A Blog of Seattle Arts & Lectures

Faces of WITS: Arlene Naganawa

The ability to express oneself clearly, with strength and beauty, is essential to creating change. With each classroom visit, our WITS Writers-in-Residence—working with students across public schools in Seattle and the greater Puget Sound region—provide new tools, perspectives, and attention to students to help them develop and express these lifelong literacy skills. WITS Writers also connect and inspire teachers, invigorate teacher practices, and help make our public schools as vibrant and creative as students are themselves.

Today, we are excited to announce “Faces of WITS,” a brand new series featuring interviews with our WITS writers who will give us windows into their favorite lessons, their writing careers, and the various joys they find in their classrooms. First up is Arlene Naganawa! Beyond her WITS work at McClure Middle School, Arlene has been a Scribes instructor at Hugo House, a Pongo poet writing with incarcerated youth at King County Juvenile Detention, and a youth mentor at Echo Glen Children’s Center.

Arlene brings many years of experience teaching at public and independent schools to the WITS program, and she’s a published author in her own right—you can find her work in the pages of journals like Crab Creek Review and Calyx, and her chapbooks include “Private Graveyard” (Gribble Press), “The Scarecrow Bride” (Red Bird Chapbooks), and “The Ark and the Bear” (Floating Bridge Press).

What is your favorite part about teaching with WITS?

Of course, my favorite aspect of WITS is working with students. I loved high school and literature, so I decided in tenth grade that I wanted to be a language arts teacher. What could be better than sharing space with students and beautiful language? My dream was realized and I taught middle and high school for many years. Now, as a WITS teacher, I have the privilege of continuing to write with and listen to young people. Students are so smart and perceptive. Their writing surprises and delights me, year after year.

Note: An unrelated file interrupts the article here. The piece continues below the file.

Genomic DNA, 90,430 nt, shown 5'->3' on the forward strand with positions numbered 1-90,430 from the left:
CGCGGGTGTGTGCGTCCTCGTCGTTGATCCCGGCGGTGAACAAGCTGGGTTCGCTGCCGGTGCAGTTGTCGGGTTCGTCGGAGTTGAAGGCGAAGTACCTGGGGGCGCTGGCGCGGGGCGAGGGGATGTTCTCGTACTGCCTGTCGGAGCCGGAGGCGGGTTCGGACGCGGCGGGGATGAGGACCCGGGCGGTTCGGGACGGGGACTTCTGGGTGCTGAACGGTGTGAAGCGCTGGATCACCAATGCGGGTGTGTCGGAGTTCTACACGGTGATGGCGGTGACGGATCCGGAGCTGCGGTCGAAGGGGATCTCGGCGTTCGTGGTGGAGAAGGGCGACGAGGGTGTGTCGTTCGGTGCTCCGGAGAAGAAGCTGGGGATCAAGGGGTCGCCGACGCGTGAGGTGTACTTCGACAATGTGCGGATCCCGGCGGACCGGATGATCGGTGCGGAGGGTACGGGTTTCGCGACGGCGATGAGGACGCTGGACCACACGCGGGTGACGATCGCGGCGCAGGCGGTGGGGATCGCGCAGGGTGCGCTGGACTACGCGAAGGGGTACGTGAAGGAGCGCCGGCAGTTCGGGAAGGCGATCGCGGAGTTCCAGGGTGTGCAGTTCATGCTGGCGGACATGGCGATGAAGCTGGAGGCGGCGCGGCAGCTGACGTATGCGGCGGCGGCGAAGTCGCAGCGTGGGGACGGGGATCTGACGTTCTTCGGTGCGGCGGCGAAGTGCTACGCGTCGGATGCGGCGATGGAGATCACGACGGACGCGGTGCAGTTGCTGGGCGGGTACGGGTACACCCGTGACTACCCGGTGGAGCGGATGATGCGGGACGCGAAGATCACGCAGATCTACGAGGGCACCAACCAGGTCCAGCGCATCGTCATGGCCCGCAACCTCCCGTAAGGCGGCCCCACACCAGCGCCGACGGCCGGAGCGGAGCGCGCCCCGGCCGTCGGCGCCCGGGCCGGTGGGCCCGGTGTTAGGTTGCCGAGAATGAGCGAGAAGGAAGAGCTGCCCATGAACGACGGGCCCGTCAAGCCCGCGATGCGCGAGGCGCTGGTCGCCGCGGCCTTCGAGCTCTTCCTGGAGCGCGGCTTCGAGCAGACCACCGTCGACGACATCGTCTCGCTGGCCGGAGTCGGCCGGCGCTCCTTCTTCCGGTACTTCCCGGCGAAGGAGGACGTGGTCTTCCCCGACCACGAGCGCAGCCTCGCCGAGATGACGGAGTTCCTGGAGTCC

Tell us about a favorite lesson or writing prompt.

I like teaching “Cow Worship” by Gerald Stern. The poem is both funny and meaningful. It moves from the observation of real cows trampling the yard into a moment of cosmic appreciation. Students write about worldly, often mundane, things that they love (cats, baseball, bagels) and move seamlessly into a universe that encompasses themselves and all that they love. Their poems are often witty and always touching.

What’s “your” local bookstore?

I live near Seward Park and am so appreciative that Third Place Books lives in the neighborhood. The fact that the building used to house a grocery store is a nice metaphor: nourishment for the body has become nourishment for the mind and soul. It is a lovely, welcoming place, a “third place,” for many (before Covid, of course). It will be a gathering place again.

What’s your hidden talent?

We did an exercise with our fifth and sixth grade Scribes in Hugo House this past summer where we named our superpowers: singing, dancing, playing soccer. My superpower was lying on the couch pretending to exercise. My other hidden talent is talking to animals. They don’t often respond.

What’s the best advice you’ve ever received?

Marvin Bell said to use one word when responding to student writing: “Yes.” Jason Reynolds offers another gift of wisdom. He says that our job as adults is to see young people, really see and hear them.

Posted in Writers in the SchoolsBehind the ScenesFaces of WITS